AUGUSTA, Ga. (WJBF) — As the CSRA battles the Delta variant, researchers at the Medical College of Georgia (MCG) are keeping a close eye on another mutation — the Mu variant.
“We’re always concerned any time we see a new variant,” Dr. Phillip Coule, the Chief Medical Officer of AU Health, says.
“There’s definitely a concern that this could become dominant alongside Delta or more than Delta,” Dr. Ravindra Kolhe, the Director of the Georgia Esoteric & Molecular Laboratory, adds.
The Mu variant first emerged in South America, and has been classified as a variant of interest by the World Health Organization. It has now been identified in the CSRA. MCG tested about 360 samples of COVID-19 from July to August. Two samples were identified as Mu.
“In communities that are low in vaccination rate, Mu and Delta seem to dominate the infections,” Kolhe explains.
Mu makes up a small number of infections. But, researchers, including Dr. Ravindra Kolhe, worry it could spread quickly, similar to the Delta variant.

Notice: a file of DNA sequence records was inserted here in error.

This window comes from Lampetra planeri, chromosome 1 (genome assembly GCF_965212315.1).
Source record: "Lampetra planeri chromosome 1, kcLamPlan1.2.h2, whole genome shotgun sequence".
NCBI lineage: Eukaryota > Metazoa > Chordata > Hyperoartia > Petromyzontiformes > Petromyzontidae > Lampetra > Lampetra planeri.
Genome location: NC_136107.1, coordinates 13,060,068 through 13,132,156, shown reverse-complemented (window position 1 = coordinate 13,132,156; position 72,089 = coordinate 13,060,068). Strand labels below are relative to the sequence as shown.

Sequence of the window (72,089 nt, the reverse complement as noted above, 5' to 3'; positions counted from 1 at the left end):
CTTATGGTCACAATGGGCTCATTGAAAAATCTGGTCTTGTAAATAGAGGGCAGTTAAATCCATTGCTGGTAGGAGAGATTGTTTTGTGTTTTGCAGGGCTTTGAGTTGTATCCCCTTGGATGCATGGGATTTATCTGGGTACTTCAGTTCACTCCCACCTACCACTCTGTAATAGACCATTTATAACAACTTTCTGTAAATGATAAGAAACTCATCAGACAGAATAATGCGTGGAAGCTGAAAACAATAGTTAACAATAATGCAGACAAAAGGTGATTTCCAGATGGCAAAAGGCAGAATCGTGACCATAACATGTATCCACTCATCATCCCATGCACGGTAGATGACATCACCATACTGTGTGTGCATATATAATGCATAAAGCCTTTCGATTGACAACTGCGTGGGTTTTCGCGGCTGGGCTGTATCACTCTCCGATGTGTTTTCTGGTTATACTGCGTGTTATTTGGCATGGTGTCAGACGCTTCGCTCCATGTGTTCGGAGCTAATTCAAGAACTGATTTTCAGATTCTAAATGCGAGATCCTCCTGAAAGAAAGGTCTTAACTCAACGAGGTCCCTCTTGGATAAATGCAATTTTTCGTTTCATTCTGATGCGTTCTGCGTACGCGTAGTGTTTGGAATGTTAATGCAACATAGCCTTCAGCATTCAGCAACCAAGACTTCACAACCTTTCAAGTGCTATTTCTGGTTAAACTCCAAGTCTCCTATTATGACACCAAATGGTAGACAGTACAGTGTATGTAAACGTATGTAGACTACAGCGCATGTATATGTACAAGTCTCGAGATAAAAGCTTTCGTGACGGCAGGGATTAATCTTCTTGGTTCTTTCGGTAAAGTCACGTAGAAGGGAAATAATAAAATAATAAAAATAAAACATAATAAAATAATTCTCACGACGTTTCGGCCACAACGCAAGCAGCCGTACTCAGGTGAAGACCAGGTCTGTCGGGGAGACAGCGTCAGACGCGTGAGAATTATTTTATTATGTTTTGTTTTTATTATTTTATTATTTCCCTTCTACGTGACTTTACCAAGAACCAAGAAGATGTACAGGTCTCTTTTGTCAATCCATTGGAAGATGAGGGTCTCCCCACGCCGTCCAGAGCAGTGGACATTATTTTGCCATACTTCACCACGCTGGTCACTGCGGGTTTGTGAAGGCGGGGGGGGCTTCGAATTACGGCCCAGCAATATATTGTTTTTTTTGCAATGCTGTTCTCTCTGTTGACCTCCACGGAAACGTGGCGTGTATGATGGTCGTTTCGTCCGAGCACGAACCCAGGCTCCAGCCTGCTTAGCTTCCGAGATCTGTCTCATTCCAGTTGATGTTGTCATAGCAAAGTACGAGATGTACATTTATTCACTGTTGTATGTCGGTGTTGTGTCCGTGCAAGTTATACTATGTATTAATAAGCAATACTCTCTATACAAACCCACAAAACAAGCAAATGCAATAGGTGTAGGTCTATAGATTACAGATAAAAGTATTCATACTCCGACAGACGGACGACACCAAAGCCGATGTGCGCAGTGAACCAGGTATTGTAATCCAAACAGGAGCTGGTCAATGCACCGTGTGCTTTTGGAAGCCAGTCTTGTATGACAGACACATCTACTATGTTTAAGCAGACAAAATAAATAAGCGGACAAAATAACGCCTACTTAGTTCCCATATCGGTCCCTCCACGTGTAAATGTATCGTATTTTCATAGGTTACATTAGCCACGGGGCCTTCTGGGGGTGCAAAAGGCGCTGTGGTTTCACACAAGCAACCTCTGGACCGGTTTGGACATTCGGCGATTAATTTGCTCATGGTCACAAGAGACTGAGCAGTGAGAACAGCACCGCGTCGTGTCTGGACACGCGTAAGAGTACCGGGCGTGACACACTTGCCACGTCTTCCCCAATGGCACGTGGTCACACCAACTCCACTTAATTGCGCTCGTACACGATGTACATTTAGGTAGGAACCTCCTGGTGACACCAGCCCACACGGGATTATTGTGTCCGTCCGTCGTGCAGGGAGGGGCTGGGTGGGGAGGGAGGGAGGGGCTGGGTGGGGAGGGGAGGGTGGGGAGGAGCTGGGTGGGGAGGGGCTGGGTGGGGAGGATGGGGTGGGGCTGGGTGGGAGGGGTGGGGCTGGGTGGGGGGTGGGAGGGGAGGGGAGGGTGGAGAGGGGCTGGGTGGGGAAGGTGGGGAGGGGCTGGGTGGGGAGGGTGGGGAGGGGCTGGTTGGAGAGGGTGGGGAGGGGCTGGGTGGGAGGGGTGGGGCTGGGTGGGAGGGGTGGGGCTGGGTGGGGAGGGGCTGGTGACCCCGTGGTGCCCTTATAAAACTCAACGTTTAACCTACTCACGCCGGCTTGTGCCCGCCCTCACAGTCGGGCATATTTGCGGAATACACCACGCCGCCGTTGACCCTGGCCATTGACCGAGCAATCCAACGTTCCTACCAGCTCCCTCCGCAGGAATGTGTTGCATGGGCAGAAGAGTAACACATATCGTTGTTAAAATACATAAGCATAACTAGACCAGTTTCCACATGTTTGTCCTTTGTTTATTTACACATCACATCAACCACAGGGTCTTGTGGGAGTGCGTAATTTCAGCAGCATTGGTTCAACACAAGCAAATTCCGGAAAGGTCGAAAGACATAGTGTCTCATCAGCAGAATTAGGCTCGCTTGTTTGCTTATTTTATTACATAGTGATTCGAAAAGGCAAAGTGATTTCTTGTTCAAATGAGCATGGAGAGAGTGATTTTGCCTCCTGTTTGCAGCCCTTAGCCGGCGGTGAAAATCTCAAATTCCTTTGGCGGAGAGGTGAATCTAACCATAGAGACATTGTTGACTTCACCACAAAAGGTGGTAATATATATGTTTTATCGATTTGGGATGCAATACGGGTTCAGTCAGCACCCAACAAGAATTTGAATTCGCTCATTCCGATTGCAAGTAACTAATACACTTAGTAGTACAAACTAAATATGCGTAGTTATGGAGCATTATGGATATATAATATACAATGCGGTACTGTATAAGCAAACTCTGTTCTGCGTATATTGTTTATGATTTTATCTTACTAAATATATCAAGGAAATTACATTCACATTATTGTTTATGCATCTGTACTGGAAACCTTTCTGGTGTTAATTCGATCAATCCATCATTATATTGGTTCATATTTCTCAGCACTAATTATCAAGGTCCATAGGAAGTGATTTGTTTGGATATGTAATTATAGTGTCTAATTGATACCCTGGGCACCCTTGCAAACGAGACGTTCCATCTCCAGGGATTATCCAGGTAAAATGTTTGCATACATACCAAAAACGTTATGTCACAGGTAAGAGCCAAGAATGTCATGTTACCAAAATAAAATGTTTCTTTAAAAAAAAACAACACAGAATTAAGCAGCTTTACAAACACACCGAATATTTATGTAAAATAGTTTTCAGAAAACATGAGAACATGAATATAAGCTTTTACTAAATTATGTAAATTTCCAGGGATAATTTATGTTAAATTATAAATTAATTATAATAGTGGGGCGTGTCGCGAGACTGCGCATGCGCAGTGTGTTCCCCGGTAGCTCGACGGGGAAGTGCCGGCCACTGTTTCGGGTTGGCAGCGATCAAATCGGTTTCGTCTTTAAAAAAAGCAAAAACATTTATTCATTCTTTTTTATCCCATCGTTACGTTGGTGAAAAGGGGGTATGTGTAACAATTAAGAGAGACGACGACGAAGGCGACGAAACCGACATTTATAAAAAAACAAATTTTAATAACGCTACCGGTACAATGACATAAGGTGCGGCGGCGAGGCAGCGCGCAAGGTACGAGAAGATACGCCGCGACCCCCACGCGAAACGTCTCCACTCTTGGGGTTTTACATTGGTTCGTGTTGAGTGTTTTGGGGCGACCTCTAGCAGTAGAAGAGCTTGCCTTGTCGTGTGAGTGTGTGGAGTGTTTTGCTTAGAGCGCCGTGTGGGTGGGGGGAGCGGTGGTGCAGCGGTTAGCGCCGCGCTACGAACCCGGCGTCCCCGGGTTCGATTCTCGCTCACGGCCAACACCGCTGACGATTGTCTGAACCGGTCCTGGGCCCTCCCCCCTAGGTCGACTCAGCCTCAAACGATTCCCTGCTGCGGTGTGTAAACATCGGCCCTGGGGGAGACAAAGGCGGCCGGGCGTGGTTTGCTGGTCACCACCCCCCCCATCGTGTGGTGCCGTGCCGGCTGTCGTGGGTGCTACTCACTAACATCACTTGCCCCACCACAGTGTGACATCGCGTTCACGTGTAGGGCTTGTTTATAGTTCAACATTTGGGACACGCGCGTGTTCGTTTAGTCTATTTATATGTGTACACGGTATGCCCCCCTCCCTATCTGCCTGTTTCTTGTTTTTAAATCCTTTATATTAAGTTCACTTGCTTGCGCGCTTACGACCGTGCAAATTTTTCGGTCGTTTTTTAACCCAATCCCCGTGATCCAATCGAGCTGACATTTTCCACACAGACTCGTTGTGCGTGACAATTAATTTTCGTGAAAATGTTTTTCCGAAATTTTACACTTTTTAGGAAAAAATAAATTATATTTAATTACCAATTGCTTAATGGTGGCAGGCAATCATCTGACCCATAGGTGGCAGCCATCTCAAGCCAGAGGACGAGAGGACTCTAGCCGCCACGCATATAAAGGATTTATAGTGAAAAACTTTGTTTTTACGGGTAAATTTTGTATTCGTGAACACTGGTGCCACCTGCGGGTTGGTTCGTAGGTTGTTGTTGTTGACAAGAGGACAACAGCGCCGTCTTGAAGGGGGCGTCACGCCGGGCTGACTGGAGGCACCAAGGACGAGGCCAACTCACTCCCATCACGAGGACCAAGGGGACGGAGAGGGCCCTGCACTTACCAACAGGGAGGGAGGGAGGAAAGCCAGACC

“When we sequenced the virus at the end of May, there was not a single Delta stain. Everything was the Alpha or U.K. strain. When we sequenced the virus from June and July, pretty much everything we had was replaced with the Delta virus. It took a month and a half for it [delta strain] to become a dominant strain in the community.”
Kolhe and his team are still working to learn more about Mu, specifically if it will infect people who are vaccinated.
“The current infection is not what we had earlier. It’s not a COVID-19-like infection. The virus has changed. The infection has changed. The treatment has changed.”
In MCG’s latest sequence, researchers also identified 13 mutations of the Delta variant.
“That is growing. We’re moving from Delta to ‘Delta-like.’ Not only is Delta there, we’re adding additional mutations to the strain. It’s becoming its own strain. “